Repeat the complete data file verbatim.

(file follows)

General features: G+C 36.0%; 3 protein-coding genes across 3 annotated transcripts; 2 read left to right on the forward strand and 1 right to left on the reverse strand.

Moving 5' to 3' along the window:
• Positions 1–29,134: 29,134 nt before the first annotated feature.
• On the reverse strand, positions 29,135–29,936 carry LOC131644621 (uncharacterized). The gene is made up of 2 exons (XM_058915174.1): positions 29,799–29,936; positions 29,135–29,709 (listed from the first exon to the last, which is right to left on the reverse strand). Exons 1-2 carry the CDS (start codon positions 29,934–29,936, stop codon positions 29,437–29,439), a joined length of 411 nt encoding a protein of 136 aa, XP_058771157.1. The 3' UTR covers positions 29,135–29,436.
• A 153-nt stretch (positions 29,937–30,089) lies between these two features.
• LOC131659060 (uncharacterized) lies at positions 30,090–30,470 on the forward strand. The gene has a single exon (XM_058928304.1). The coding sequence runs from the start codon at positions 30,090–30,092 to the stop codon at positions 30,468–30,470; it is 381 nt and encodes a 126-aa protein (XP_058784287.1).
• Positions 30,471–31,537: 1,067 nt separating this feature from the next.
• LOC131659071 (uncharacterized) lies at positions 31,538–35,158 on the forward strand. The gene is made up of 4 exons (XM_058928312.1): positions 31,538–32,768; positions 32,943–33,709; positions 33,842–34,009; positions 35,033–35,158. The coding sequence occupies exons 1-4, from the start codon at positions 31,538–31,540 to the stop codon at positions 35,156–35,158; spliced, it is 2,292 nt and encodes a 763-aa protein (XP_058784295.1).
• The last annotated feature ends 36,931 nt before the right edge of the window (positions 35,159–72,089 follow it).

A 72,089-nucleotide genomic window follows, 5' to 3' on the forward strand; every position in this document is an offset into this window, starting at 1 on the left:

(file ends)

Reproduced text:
General features: G+C 36.0%; 3 protein-coding genes across 3 annotated transcripts; 2 read left to right on the forward strand and 1 right to left on the reverse strand.

Moving 5' to 3' along the window:
• Positions 1–29,134: 29,134 nt before the first annotated feature.
• On the reverse strand, positions 29,135–29,936 carry LOC131644621 (uncharacterized). The gene is made up of 2 exons (XM_058915174.1): positions 29,799–29,936; positions 29,135–29,709 (listed from the first exon to the last, which is right to left on the reverse strand). Exons 1-2 carry the CDS (start codon positions 29,934–29,936, stop codon positions 29,437–29,439), a joined length of 411 nt encoding a protein of 136 aa, XP_058771157.1. The 3' UTR covers positions 29,135–29,436.
• A 153-nt stretch (positions 29,937–30,089) lies between these two features.
• LOC131659060 (uncharacterized) lies at positions 30,090–30,470 on the forward strand. The gene has a single exon (XM_058928304.1). The coding sequence runs from the start codon at positions 30,090–30,092 to the stop codon at positions 30,468–30,470; it is 381 nt and encodes a 126-aa protein (XP_058784287.1).
• Positions 30,471–31,537: 1,067 nt separating this feature from the next.
• LOC131659071 (uncharacterized) lies at positions 31,538–35,158 on the forward strand. The gene is made up of 4 exons (XM_058928312.1): positions 31,538–32,768; positions 32,943–33,709; positions 33,842–34,009; positions 35,033–35,158. The coding sequence occupies exons 1-4, from the start codon at positions 31,538–31,540 to the stop codon at positions 35,156–35,158; spliced, it is 2,292 nt and encodes a 763-aa protein (XP_058784295.1).
• The last annotated feature ends 36,931 nt before the right edge of the window (positions 35,159–72,089 follow it).

A 72,089-nucleotide genomic window follows, 5' to 3' on the forward strand; every position in this document is an offset into this window, starting at 1 on the left: